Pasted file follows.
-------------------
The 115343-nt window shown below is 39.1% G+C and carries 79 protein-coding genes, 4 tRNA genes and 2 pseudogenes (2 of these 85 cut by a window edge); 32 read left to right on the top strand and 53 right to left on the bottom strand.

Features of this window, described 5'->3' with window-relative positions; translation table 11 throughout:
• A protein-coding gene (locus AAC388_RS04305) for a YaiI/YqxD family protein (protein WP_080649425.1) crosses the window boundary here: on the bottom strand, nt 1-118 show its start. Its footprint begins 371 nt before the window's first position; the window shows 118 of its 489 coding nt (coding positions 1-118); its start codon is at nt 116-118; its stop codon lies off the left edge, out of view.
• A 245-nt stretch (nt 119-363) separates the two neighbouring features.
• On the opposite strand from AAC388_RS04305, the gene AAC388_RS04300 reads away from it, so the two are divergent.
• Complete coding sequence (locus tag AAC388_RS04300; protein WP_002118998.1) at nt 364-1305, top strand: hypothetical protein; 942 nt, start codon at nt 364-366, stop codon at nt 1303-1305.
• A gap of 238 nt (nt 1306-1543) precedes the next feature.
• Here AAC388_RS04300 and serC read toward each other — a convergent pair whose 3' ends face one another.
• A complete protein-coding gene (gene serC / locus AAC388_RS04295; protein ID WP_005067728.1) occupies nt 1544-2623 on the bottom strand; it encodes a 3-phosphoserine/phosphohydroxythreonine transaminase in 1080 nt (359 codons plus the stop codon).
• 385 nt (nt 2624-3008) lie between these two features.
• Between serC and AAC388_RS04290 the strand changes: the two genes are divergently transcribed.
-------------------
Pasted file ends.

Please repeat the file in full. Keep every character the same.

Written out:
The 115343-nt window shown below is 39.1% G+C and carries 79 protein-coding genes, 4 tRNA genes and 2 pseudogenes (2 of these 85 cut by a window edge); 32 read left to right on the top strand and 53 right to left on the bottom strand.

Features of this window, described 5'->3' with window-relative positions; translation table 11 throughout:
• A protein-coding gene (locus AAC388_RS04305) for a YaiI/YqxD family protein (protein WP_080649425.1) crosses the window boundary here: on the bottom strand, nt 1-118 show its start. Its footprint begins 371 nt before the window's first position; the window shows 118 of its 489 coding nt (coding positions 1-118); its start codon is at nt 116-118; its stop codon lies off the left edge, out of view.
• A 245-nt stretch (nt 119-363) separates the two neighbouring features.
• On the opposite strand from AAC388_RS04305, the gene AAC388_RS04300 reads away from it, so the two are divergent.
• Complete coding sequence (locus tag AAC388_RS04300; protein WP_002118998.1) at nt 364-1305, top strand: hypothetical protein; 942 nt, start codon at nt 364-366, stop codon at nt 1303-1305.
• A gap of 238 nt (nt 1306-1543) precedes the next feature.
• Here AAC388_RS04300 and serC read toward each other — a convergent pair whose 3' ends face one another.
• A complete protein-coding gene (gene serC / locus AAC388_RS04295; protein ID WP_005067728.1) occupies nt 1544-2623 on the bottom strand; it encodes a 3-phosphoserine/phosphohydroxythreonine transaminase in 1080 nt (359 codons plus the stop codon).
• 385 nt (nt 2624-3008) lie between these two features.
• Between serC and AAC388_RS04290 the strand changes: the two genes are divergently transcribed.